Bayer to pay $10.9bn over claims its weedkiller caused cancer
German pharmaceutical giant Bayer is going to pay up to $10.9b in a settlement towards lawsuits over its subsidiary company Monsanto‘s weedkiller, Roundup. The product is the focus of numerous lawsuits alleging it causes cancer.
The company released a statement Wednesday saying it would also pay up to $1.22b to settle two other cases, one which involves the water pollution caused by PCB.
Bayer released a statement claiming the settlement would close “approximately 75 per cent” of the 125,000 filed and unfiled claims against the company.
The settlement does not contain any admission of wrongdoing or liability.
The lawsuits against Bayer claimed that Monsanto ignored warnings that its products were harmful and could potentially cause cancer, and that the company then actively tried to conceal the dangers of its products from its customers.
The agreement is subject to approval by Judge Vince Chhabria of the US District Court for the Northern District of California.
“After years of hard fought litigation and a year of intense mediation I am glad to see our clients will now be compensated,” said Mike Miller, of the Miller law firm, one of the law firms involved in the suits, told US Right to Know.
Bayer purchased Monsanto two years ago for $63b, but immediately faced plummeting stock prices due liability concerns surrounding the cancer claims.
A number of cities, including Seattle, San Diego, Portland, Oregon and Oakland, California sued Monsanto prior to the acquisition by Bayer.
According to the lawsuits, the non-biodegradable products were sometimes washed by rain into surrounding water supplies, where it killed local plant and animal life and posed a threat to human health.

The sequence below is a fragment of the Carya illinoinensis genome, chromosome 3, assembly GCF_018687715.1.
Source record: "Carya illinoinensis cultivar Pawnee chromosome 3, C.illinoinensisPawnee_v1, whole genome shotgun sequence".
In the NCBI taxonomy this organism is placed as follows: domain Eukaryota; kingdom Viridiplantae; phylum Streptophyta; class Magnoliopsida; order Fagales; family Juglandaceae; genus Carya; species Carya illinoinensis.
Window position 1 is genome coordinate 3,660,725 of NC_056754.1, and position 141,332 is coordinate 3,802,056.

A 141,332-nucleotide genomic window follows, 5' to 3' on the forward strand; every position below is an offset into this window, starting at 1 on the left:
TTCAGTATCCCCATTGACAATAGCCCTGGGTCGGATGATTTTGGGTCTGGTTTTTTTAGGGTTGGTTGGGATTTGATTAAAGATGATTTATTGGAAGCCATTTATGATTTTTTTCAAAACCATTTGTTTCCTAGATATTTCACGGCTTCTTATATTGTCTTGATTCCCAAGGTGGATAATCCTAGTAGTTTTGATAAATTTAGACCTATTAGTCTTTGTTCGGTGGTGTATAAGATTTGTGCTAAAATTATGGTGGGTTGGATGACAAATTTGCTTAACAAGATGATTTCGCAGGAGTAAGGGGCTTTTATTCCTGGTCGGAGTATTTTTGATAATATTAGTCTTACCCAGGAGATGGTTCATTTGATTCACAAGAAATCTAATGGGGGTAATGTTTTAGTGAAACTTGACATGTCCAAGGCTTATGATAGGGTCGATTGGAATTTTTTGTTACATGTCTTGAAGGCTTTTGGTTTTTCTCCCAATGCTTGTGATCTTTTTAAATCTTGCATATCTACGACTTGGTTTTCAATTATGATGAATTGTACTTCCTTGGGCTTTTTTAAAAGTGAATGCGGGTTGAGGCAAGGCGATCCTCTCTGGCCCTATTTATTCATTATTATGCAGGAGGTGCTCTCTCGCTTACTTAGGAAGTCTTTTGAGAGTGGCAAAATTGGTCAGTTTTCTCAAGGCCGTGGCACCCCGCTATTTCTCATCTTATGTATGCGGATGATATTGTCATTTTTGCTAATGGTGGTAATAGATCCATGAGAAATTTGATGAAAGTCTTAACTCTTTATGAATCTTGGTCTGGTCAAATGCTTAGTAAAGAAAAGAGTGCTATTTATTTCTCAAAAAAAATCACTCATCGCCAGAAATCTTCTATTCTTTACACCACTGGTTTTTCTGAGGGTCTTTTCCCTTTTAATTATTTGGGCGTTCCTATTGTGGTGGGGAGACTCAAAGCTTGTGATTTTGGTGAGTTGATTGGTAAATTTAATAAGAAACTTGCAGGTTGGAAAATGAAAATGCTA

Judges have frequently ruled against Monsanto in lawsuits and awarded major rewards to plaintiffs in those trials.
Last year, a California jury ruled against Monsanto and awarded a California couple more than $2b in damages – which was eventually reduced to $87m by a judge – for causing their illnesses.
In another case, a grounds keeper in California was awarded roughly $290m in damages – lowered to $78m – after it was determined Monsanto failed to alert the man to potential risks of using the chemicals.
Bayer’s CEO, Werner Baumann, said the settlement was the right decision and would end a long period of uncertainty for the company and its investors.
“The decision to resolve the Roundup litigation enables us to focus fully on the critical supply of health care and food,” he said in a statement. “It will also return the conversation about the safety and utility of glyphosate-based herbicides to the scientific and regulatory arena and to the full body of science.”